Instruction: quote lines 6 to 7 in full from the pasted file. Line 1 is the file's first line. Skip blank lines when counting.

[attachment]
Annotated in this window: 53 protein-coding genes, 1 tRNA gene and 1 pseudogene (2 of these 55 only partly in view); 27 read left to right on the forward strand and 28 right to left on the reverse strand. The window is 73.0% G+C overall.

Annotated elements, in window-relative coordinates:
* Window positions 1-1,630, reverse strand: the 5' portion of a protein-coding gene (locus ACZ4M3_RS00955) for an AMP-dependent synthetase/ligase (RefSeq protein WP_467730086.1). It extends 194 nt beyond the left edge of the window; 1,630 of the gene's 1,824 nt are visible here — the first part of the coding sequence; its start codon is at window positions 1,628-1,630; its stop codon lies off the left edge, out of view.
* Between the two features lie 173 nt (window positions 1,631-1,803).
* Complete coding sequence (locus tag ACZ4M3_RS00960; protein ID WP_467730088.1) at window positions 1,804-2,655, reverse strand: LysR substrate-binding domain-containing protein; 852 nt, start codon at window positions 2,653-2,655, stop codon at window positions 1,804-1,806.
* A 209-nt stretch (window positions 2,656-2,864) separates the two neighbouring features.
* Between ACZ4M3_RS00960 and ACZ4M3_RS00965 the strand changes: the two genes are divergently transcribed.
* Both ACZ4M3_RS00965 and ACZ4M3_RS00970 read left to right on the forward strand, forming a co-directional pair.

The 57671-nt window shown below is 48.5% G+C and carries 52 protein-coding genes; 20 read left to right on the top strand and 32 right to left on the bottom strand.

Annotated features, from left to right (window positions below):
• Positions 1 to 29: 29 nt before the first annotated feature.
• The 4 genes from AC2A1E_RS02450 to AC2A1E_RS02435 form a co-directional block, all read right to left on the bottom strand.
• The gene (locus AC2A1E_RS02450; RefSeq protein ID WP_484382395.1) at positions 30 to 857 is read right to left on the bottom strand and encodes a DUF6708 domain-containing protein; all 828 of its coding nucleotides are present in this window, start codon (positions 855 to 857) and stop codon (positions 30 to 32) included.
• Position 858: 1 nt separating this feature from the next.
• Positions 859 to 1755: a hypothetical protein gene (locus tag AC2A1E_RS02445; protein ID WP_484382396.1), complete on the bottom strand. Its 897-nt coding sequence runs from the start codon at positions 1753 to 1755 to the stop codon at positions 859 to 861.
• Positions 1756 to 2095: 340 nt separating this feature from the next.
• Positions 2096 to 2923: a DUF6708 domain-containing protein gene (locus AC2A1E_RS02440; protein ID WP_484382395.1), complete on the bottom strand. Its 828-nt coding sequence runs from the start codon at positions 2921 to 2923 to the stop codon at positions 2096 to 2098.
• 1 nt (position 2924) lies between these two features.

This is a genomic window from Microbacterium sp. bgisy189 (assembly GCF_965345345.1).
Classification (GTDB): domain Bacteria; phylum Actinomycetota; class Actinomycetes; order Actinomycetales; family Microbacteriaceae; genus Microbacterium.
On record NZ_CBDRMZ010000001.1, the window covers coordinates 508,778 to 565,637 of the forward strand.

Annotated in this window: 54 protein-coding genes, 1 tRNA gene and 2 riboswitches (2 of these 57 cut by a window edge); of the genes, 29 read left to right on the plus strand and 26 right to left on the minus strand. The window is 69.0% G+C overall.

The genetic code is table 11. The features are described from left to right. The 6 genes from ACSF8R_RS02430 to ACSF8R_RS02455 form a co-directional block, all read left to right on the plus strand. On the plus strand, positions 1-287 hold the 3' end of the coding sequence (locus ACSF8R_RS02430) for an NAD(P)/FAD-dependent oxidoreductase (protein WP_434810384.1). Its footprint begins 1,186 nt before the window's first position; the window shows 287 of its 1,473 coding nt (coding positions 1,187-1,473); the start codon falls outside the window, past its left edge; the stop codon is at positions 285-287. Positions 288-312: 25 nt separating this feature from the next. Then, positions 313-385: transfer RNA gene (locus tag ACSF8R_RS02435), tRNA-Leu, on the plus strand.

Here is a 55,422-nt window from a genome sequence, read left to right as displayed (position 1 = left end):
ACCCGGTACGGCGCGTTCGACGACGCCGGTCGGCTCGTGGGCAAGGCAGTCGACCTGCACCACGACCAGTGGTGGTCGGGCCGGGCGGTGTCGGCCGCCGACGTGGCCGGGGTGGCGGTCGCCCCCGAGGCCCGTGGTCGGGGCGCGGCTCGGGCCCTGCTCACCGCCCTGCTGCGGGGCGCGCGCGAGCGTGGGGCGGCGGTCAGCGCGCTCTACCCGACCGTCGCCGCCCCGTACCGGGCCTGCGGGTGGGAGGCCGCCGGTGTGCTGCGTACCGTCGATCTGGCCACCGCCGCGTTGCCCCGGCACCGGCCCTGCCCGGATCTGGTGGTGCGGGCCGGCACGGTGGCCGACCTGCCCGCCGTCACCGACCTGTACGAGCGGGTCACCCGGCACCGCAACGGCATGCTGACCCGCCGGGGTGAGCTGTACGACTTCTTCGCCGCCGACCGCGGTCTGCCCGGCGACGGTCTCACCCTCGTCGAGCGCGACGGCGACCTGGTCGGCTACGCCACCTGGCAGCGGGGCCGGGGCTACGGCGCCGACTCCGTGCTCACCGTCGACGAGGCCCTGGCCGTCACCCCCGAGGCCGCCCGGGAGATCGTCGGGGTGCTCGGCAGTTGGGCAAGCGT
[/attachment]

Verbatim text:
* A 209-nt stretch (window positions 2,656-2,864) separates the two neighbouring features.
* Between ACZ4M3_RS00960 and ACZ4M3_RS00965 the strand changes: the two genes are divergently transcribed.